BRICE PHILLIPS is from Cypress, TX. Throughout his time at Texas A&M he has been on the Pre-Law track of Forensic Science. But, he was not always sure what he wanted to do. It was not until the beginning of his Junior year that he began to seriously consider attending Law School. Once he began the upper level Forensic Science courses, he really started to see how the FIVS degree was intersecting with the legal system and how it could prepare him for Law School.
After many applications and Law School visits, he has decided to attend the West Virginia University College of Law. He was drawn to this school due to the emphasis on Public Interest Law and their Innocence Project Clinical Program. Following Law School, it is his hope that he will be able to work in the public sector with the Innocence project or the American Civil Liberties Union. Through these agencies, he hopes to advocate for systematic reforms of our criminal justice system.
KAMBRIE KISSMAN (left) and MILAGROS PACCHIONI (right) both completed the FIVS degree this spring and have accepted positions with the Case Management/Client Services Specialist in the Houston Forensic Science Center, Houston, Texas. They will be responsible for receiving, handling, and disseminating forensic evidence. Their duties will entail responding to callers in a courteous and timely manner, properly receive and catalog evidence, maintain delivery and pickup times for evidence, release evidence to investigators and laboratory technicians, coordinate responses to legal documents, and communicate with prosecutors, attorneys and the HFSC legal counsel. Case Management Specialists also prepare toxicological samples.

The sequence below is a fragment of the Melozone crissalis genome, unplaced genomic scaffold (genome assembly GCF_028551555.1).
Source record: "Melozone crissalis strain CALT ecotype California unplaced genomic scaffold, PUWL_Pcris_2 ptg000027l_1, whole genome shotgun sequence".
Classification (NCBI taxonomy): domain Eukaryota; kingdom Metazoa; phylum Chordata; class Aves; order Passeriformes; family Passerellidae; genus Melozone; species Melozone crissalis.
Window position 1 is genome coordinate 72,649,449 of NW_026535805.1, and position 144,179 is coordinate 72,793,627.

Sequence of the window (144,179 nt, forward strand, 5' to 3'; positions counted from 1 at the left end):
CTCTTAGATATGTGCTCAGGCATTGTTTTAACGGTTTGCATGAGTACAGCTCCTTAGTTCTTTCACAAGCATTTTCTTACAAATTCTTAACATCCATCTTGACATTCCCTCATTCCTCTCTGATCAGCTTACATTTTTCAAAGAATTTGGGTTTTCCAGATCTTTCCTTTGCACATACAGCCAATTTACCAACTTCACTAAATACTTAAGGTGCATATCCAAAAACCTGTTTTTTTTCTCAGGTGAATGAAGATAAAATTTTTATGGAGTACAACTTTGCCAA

A Year In Review: 2017-2018
The 2017-2018 academic year started well with 8 students receiving their Forensic Technician certificates at the RELLIS campus during the final Latent Print Processing course that took place last May! Students Maximilian Kirking, Jeremy Arnold, Jack Peabody, Michelle Jonika, Abby Jones, Ava Moyer, Milagos Pacchioni, and Katelyn McLeod endured two intensive weeklong courses during the spring 2017 semester covering such topics as lifting fingerprints from substrates, investigation techniques the pros use in investigating crime scenes, and proper photography and evidence collection. These students will be able to use these certificates to help them further their future careers.
In August, Drs. Jeffery Tomberlin and Aaron Tarone took the lead in participating in a newly-formed Center For Advanced Research in Forensic Science, which is funded in part by the National Science Foundation, the National Institute of Justice, and its government and industrial partners. Dr. Jeffery Tomberlin, Texas A&M AgriLife Research Fellow and director of the Texas A&M University Forensic and Investigative Sciences Program in College Station has been named the director for Texas A&M and his colleague, Associate Professor Dr. Aaron Tarone, has been named co-director.
The new center will have two focal points. One based at Florida International University (FIU) draws heavily on faculty expertise at FIU and among its partner institutions, George Washington University and Northeastern University, in the areas of forensic chemistry, forensic microbiology, forensic molecular biology, and forensic psychology. The second foci is led by the University of South Alabama (USA) and Texas A&M who will focus on digital forensics and data analysis as well as microbial and decomposition forensics, respectively.